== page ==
There was something wrong with Zhang’s dog. The Chinese man had bought the Pomeranian on a business trip, but after he brought it home he found the animal to be wild and difficult to train. The dog would bite his master, make strange noises, and had a tail that mysteriously continued to grow. And the smell. Even after giving the mutt a daily bath Zhang couldn’t bear the strong stink.
When he could take it no longer, Zhang sought help from his local zoo in Tunkou. They informed him that the dog was not a dog at all — it was an Arctic fox, a protected rare species.
The Tea Party movement is like Zhang’s dog. For the four years, pundits and politicians have been trying to identify this political animal. Almost everyone thinks they have political movement on their hands, but as many folks recognized years ago the Tea Party “movement” is not really a movement at all. It’s a new title for something old the Republicans have ignored for a long time. A number of astute observers recognized that fact soon after the “Tea Party” movement was born.
“Having looked at the swelling of the Tea Party,” Paul Gottfried wrote in The American Conservative in 2010, “I’ve come to the conclusion that it’s not a uniform movement. There are at least three different movements trying to give the impression of being one.” And as Matthew Continetti of The Weekly Standard said that same year:
There is no single Tea Party. The name is an umbrella that encompasses many different groups. Under this umbrella, you’ll find everyone from the woolly fringe to Ron Paul supporters, from Americans for Prosperity to religious conservatives, independents, and citizens who never have been active in politics before. The umbrella is gigantic.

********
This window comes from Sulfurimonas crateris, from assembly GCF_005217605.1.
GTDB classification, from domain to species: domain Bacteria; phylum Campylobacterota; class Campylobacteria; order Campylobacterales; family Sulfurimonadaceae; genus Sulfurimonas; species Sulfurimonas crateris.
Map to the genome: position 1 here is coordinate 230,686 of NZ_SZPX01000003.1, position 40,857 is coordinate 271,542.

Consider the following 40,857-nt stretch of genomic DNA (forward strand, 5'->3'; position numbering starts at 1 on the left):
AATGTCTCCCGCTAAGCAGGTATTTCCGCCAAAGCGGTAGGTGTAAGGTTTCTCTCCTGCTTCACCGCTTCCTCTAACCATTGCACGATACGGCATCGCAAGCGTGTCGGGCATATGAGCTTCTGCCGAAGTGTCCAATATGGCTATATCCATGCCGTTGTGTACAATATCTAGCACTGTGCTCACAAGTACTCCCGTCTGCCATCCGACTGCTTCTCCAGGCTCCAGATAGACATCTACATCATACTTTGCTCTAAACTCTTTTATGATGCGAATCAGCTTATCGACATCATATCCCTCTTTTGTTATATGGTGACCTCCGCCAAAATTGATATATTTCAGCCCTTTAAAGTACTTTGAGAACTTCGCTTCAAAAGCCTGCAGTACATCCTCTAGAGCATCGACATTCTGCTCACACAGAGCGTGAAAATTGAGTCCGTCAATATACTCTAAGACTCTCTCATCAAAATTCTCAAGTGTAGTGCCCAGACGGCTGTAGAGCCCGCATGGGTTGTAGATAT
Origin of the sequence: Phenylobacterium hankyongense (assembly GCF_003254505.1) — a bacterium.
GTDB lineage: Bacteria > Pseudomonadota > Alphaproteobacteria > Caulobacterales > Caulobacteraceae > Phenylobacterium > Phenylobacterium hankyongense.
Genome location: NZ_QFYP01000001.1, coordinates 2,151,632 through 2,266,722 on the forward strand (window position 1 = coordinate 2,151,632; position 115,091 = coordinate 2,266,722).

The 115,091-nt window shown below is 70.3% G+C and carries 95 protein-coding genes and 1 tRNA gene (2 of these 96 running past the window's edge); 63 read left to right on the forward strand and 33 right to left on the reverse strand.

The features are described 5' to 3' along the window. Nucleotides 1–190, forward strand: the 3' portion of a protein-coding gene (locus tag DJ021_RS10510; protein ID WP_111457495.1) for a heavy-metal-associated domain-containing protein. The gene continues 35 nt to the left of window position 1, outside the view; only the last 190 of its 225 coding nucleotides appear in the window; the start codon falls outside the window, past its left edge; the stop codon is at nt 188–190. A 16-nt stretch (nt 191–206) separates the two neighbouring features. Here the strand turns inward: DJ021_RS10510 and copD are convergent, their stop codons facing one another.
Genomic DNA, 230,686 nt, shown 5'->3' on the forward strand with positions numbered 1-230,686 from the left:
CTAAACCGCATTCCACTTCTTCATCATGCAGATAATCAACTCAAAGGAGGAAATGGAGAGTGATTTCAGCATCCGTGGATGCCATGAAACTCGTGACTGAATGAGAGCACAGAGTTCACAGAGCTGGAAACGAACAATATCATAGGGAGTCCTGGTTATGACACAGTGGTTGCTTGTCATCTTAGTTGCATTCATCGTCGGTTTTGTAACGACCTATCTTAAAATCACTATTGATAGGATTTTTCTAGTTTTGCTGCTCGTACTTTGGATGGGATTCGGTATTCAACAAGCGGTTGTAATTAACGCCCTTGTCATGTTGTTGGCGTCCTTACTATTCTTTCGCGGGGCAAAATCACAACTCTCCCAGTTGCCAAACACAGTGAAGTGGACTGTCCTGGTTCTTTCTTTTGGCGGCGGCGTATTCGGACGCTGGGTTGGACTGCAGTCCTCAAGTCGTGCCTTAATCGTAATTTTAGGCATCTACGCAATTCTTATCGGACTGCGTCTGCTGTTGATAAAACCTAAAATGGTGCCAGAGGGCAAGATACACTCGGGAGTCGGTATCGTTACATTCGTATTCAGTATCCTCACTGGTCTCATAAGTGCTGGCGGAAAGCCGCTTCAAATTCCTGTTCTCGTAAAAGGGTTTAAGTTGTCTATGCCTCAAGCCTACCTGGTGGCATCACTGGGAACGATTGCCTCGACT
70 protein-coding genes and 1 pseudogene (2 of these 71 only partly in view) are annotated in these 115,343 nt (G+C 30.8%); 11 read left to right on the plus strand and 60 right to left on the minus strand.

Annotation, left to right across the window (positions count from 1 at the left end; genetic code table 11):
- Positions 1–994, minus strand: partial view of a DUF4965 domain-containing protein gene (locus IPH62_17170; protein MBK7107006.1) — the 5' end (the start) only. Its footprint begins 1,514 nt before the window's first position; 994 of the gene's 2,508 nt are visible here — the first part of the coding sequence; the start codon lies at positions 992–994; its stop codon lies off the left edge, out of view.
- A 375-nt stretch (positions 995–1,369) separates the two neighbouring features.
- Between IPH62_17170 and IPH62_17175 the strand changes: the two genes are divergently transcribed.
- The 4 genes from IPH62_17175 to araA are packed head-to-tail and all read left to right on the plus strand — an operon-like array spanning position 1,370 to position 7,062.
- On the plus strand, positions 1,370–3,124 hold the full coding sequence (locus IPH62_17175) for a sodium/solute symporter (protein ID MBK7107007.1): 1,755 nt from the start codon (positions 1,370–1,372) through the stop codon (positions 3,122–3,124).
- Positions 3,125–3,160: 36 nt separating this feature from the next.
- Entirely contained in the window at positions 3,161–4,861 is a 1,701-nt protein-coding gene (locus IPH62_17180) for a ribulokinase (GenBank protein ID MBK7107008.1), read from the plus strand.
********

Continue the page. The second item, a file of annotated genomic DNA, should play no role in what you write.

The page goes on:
Indeed, the main faction of the Tea Party is — and always has been — a subset of the Religious Right. In 2010, a survey by the Public Religion Research Institute (PRRI) found that nearly half (47 percent) consider themselves to be part of the conservative Christian movement. And despite the perception of the movement being comprised of economically-oriented libertarians, the majority held social conservative views. Nearly two-thirds (63 percent) of Tea Partiers said abortion should be illegal in all or most cases, and only eighteen percent supported same-sex marriage.
Fast forward to 2013. Another survey by PRRI finds that about one-quarter (26 percent) of Americans who identify with the Tea Party movement are libertarians. Twice as many Americans who identify with the Tea Party (52 percent) say they are a part of the religious right or conservative Christian movement. In contrast, only 22 percent of libertarians identify as part of the Christian right movement and more than 6-in-10 (61 percent) libertarians say they do not consider themselves part of the Tea Party movement.